Q. We are planning to supply mortar for a project. The architect has specified the mortar aggregate ratio method from ASTM C780 Annex A4 as a quality assurance test during construction, instead of using mortar cubes.

What is this test, and how is it performed?

A. The mortar aggregate ratio method is a test method described in ASTM C780, “Standard Test Method for Preconstruction and Construction Evaluation of Mortars for Plain and Reinforced Unit Masonry.” It does not measure strength.

Using this procedure, technicians determine the aggregate to cementitious ratio of a fresh mortar sample. The ratio defines the volume of aggregate (sand) to that of the cementitious materials in a given mortar sample. (Cementitious materials include portland and blended cements, masonry, mortar cement, and lime.)

By comparing the values of the aggregate ratio from samples taken during construction, producers, architects, and mason contractors have a good quality control tool. They can evaluate if a particular mortar sample has been properly mixed by comparing test results to the ratio of the mortar's approved mix design. By reviewing the results from a number of different samples over a period, they can also determine if the batching and mixing process has been consistent.

The aggregate volume is determined by wet-sieving a split of the fresh mortar sample over a No. 100 sieve, then oven-drying the retained material to find a dry weight. Technicians also perform a water content test outlined by ASTM C780 Annex A5 to test on a companion mortar sample. Here, they first carefully flash off the alcohol from the sample that was at the jobsite to retard hydration. They then oven-dry the sample to find the weight of cementitous ingredients.

Using these two results, technicians follow the calculation procedure that determines the volume ratio of the two portions.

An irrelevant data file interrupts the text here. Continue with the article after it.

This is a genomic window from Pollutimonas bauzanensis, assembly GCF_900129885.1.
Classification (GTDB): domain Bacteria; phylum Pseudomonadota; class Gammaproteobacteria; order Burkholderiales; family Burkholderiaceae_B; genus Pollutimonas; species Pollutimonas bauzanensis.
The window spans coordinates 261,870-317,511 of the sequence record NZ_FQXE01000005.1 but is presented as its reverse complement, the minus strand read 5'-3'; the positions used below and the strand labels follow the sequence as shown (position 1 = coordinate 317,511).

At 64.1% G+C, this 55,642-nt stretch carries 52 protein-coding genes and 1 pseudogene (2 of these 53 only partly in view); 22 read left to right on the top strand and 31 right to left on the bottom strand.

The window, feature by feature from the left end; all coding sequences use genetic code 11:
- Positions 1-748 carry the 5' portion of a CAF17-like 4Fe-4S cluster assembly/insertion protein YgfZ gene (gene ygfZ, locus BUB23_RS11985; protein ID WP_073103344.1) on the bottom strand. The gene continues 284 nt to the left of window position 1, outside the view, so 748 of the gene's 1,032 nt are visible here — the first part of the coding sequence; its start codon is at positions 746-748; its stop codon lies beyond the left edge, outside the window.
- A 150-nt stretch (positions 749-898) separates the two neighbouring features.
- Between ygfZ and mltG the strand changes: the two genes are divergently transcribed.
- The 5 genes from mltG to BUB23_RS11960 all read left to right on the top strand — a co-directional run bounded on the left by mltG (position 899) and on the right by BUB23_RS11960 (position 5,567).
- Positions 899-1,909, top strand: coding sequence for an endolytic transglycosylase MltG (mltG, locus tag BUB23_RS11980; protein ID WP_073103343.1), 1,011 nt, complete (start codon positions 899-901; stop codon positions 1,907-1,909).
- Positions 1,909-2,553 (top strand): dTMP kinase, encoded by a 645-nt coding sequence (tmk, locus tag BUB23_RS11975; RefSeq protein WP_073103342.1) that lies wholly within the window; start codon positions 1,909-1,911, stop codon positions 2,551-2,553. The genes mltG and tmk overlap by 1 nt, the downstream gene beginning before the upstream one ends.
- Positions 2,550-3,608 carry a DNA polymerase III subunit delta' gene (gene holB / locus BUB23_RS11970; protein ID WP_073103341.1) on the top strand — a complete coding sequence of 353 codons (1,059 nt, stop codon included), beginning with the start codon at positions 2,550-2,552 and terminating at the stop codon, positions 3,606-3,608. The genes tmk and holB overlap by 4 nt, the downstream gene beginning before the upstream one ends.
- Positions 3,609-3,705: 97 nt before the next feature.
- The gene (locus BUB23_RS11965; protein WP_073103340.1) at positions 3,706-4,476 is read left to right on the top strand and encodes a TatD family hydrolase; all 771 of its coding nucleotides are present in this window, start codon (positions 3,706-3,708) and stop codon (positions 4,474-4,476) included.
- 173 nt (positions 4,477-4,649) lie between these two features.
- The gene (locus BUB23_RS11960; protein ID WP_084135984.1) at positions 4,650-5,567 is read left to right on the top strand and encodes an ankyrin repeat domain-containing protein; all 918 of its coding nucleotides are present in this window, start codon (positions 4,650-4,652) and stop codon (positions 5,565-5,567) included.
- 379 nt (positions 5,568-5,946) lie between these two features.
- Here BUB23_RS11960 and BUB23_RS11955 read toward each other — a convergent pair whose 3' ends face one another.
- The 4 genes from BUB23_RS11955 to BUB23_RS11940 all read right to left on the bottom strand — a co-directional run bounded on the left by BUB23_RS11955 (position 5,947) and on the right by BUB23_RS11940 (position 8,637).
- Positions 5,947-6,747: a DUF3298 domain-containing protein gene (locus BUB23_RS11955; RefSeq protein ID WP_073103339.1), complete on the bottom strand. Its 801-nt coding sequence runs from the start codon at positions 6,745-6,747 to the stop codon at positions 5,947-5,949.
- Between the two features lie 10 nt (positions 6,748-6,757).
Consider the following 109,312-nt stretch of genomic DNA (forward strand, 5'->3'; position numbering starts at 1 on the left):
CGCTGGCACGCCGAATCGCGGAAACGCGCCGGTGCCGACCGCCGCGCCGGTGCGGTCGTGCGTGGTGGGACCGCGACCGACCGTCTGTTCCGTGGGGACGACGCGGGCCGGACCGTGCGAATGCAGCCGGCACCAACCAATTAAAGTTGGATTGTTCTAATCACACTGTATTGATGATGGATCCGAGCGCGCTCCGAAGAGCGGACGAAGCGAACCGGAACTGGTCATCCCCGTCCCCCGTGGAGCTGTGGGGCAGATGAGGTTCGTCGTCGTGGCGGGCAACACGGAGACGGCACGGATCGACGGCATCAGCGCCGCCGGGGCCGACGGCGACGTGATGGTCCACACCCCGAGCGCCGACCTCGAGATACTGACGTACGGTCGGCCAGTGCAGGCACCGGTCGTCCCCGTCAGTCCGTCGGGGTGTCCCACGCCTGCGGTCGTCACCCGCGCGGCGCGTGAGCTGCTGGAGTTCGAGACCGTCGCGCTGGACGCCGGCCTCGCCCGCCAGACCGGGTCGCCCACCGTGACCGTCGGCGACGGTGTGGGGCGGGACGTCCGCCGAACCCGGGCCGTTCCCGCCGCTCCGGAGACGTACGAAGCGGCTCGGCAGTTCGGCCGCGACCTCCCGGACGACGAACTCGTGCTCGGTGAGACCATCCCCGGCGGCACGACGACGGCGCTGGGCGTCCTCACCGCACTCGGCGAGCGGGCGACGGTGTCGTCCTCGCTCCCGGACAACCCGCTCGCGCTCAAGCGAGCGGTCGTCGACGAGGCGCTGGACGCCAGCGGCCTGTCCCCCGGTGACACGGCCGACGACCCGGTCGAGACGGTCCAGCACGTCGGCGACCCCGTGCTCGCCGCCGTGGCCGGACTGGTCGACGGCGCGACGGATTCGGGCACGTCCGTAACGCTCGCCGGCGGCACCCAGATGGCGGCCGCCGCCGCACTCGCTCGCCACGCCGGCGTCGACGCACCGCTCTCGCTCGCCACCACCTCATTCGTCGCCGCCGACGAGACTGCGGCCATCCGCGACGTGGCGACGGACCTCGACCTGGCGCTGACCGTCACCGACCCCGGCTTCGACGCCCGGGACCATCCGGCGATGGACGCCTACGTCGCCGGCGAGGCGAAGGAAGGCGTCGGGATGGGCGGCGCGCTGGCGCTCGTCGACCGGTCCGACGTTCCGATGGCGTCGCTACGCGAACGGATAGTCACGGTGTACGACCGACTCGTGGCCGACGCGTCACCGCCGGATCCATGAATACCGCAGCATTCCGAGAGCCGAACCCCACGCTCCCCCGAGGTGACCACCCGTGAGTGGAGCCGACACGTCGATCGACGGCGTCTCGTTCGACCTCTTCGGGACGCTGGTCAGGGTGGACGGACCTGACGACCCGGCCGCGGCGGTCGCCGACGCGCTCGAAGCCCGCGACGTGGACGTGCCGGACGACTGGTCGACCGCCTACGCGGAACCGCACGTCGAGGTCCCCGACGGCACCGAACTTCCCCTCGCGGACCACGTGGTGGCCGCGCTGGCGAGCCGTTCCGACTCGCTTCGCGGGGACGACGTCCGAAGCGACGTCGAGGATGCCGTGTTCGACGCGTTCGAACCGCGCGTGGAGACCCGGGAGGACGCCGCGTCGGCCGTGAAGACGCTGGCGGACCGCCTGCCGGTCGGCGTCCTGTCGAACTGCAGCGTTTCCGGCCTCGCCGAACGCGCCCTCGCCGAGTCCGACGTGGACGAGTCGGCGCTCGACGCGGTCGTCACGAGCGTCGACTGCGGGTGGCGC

One useful advantage of the mortar aggregate ratio test, compared to mortar compression testing, is its speed. Technicians can determine the ratio using the procedure in hours. Compression tests using mortar cubes or cylinders can take several weeks to perform since the samples must be cured, typically in three, seven, or 28 days. Even then, results from compression tests are highly dependent on the method of making and curing the cube samples.

But there is a drawback. Because the mortar aggregate ratio test method uses a sieve analysis to measure the amount of aggregate, it is possible that some hydration of the cement may have occurred with the passage of time. These larger cement particles or clumps can be retained on the sieve. They then would be included erroneously with the sand volume, rather than included in the cementitious materials figure. The amount of clumping would depend on the materials and the conditions at the site where the mortar is used.

To resolve this question, the Portland Cement Association established a research project with the National Concrete Masonry Association to refine the procedure outlined in the ASTM document. Their work discovered three refinements that directly reduced the hydrated cement concern. They recommended using a 500-gram sample size; limiting the testing window to within four hours of batching; and requiring that the jar containing the mortar sample and alcohol be thoroughly agitated.

The sources for the answer are “Ruggedness Testing of the Mortar Aggregate Ratio Procedure,” Jeffrey Greenwald, Portland Cement Association, SN2767, 2004; and National Concrete Masonry Association, “Sensitivity Analysis of the Mortar Aggregate Ratio,” Portland Cement Association, SN2842, 2006.